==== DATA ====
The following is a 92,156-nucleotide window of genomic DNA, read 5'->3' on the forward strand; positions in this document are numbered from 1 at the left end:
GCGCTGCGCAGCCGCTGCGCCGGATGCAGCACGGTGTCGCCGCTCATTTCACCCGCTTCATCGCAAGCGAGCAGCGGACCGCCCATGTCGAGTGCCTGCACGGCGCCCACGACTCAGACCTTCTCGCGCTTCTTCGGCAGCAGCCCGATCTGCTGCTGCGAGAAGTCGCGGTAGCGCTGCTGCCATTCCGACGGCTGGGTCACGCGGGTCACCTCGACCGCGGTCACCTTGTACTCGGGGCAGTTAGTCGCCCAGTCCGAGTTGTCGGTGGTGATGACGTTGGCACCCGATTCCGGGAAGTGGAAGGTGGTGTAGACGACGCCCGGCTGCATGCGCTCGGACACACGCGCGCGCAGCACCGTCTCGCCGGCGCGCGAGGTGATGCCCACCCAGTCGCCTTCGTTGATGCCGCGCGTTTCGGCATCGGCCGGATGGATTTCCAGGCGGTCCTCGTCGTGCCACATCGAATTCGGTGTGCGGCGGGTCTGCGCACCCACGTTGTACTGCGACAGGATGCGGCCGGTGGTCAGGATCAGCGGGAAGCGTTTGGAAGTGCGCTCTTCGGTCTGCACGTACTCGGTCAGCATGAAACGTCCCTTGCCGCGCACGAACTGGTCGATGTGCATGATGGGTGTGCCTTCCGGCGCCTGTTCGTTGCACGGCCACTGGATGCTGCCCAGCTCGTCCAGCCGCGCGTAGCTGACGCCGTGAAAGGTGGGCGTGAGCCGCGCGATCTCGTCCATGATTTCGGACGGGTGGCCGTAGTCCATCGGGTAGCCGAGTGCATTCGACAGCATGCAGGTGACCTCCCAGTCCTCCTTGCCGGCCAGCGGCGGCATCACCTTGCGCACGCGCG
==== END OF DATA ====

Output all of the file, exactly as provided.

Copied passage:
The following is a 92,156-nucleotide window of genomic DNA, read 5'->3' on the forward strand; positions in this document are numbered from 1 at the left end:
GCGCTGCGCAGCCGCTGCGCCGGATGCAGCACGGTGTCGCCGCTCATTTCACCCGCTTCATCGCAAGCGAGCAGCGGACCGCCCATGTCGAGTGCCTGCACGGCGCCCACGACTCAGACCTTCTCGCGCTTCTTCGGCAGCAGCCCGATCTGCTGCTGCGAGAAGTCGCGGTAGCGCTGCTGCCATTCCGACGGCTGGGTCACGCGGGTCACCTCGACCGCGGTCACCTTGTACTCGGGGCAGTTAGTCGCCCAGTCCGAGTTGTCGGTGGTGATGACGTTGGCACCCGATTCCGGGAAGTGGAAGGTGGTGTAGACGACGCCCGGCTGCATGCGCTCGGACACACGCGCGCGCAGCACCGTCTCGCCGGCGCGCGAGGTGATGCCCACCCAGTCGCCTTCGTTGATGCCGCGCGTTTCGGCATCGGCCGGATGGATTTCCAGGCGGTCCTCGTCGTGCCACATCGAATTCGGTGTGCGGCGGGTCTGCGCACCCACGTTGTACTGCGACAGGATGCGGCCGGTGGTCAGGATCAGCGGGAAGCGTTTGGAAGTGCGCTCTTCGGTCTGCACGTACTCGGTCAGCATGAAACGTCCCTTGCCGCGCACGAACTGGTCGATGTGCATGATGGGTGTGCCTTCCGGCGCCTGTTCGTTGCACGGCCACTGGATGCTGCCCAGCTCGTCCAGCCGCGCGTAGCTGACGCCGTGAAAGGTGGGCGTGAGCCGCGCGATCTCGTCCATGATTTCGGACGGGTGGCCGTAGTCCATCGGGTAGCCGAGTGCATTCGACAGCATGCAGGTGACCTCCCAGTCCTCCTTGCCGGCCAGCGGCGGCATCACCTTGCGCACGCGCG